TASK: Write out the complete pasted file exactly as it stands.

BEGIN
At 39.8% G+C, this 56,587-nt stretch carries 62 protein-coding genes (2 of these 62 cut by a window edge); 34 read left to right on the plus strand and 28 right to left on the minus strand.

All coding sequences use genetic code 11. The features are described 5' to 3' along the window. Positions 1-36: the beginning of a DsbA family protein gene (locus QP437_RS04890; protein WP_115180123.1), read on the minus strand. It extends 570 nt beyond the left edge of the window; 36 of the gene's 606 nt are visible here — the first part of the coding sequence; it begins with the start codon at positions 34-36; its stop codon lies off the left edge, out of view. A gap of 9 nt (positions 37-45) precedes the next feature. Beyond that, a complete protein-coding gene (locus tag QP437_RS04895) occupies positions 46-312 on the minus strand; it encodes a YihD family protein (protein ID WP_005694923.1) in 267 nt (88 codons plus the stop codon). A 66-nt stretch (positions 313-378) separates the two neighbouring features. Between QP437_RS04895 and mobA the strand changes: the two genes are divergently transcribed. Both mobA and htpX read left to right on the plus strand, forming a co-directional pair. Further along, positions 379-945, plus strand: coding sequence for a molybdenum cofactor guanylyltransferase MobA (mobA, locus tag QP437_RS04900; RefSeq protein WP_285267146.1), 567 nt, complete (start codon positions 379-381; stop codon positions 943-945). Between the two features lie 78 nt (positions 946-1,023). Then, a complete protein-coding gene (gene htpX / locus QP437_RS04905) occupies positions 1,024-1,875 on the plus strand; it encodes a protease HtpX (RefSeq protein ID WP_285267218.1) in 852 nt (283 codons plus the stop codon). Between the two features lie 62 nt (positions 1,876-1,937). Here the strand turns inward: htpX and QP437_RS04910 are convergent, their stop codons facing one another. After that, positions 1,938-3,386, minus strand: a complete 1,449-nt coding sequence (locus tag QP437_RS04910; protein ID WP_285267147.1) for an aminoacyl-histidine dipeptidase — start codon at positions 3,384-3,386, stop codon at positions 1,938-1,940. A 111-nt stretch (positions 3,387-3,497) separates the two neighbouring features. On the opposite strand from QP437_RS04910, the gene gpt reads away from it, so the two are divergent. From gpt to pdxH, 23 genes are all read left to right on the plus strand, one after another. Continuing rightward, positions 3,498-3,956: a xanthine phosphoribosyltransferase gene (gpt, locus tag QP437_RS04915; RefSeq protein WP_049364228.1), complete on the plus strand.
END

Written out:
At 39.8% G+C, this 56,587-nt stretch carries 62 protein-coding genes (2 of these 62 cut by a window edge); 34 read left to right on the plus strand and 28 right to left on the minus strand.

All coding sequences use genetic code 11. The features are described 5' to 3' along the window. Positions 1-36: the beginning of a DsbA family protein gene (locus QP437_RS04890; protein WP_115180123.1), read on the minus strand. It extends 570 nt beyond the left edge of the window; 36 of the gene's 606 nt are visible here — the first part of the coding sequence; it begins with the start codon at positions 34-36; its stop codon lies off the left edge, out of view. A gap of 9 nt (positions 37-45) precedes the next feature. Beyond that, a complete protein-coding gene (locus tag QP437_RS04895) occupies positions 46-312 on the minus strand; it encodes a YihD family protein (protein ID WP_005694923.1) in 267 nt (88 codons plus the stop codon). A 66-nt stretch (positions 313-378) separates the two neighbouring features. Between QP437_RS04895 and mobA the strand changes: the two genes are divergently transcribed. Both mobA and htpX read left to right on the plus strand, forming a co-directional pair. Further along, positions 379-945, plus strand: coding sequence for a molybdenum cofactor guanylyltransferase MobA (mobA, locus tag QP437_RS04900; RefSeq protein WP_285267146.1), 567 nt, complete (start codon positions 379-381; stop codon positions 943-945). Between the two features lie 78 nt (positions 946-1,023). Then, a complete protein-coding gene (gene htpX / locus QP437_RS04905) occupies positions 1,024-1,875 on the plus strand; it encodes a protease HtpX (RefSeq protein ID WP_285267218.1) in 852 nt (283 codons plus the stop codon). Between the two features lie 62 nt (positions 1,876-1,937). Here the strand turns inward: htpX and QP437_RS04910 are convergent, their stop codons facing one another. After that, positions 1,938-3,386, minus strand: a complete 1,449-nt coding sequence (locus tag QP437_RS04910; protein ID WP_285267147.1) for an aminoacyl-histidine dipeptidase — start codon at positions 3,384-3,386, stop codon at positions 1,938-1,940. A 111-nt stretch (positions 3,387-3,497) separates the two neighbouring features. On the opposite strand from QP437_RS04910, the gene gpt reads away from it, so the two are divergent. From gpt to pdxH, 23 genes are all read left to right on the plus strand, one after another. Continuing rightward, positions 3,498-3,956: a xanthine phosphoribosyltransferase gene (gpt, locus tag QP437_RS04915; RefSeq protein WP_049364228.1), complete on the plus strand.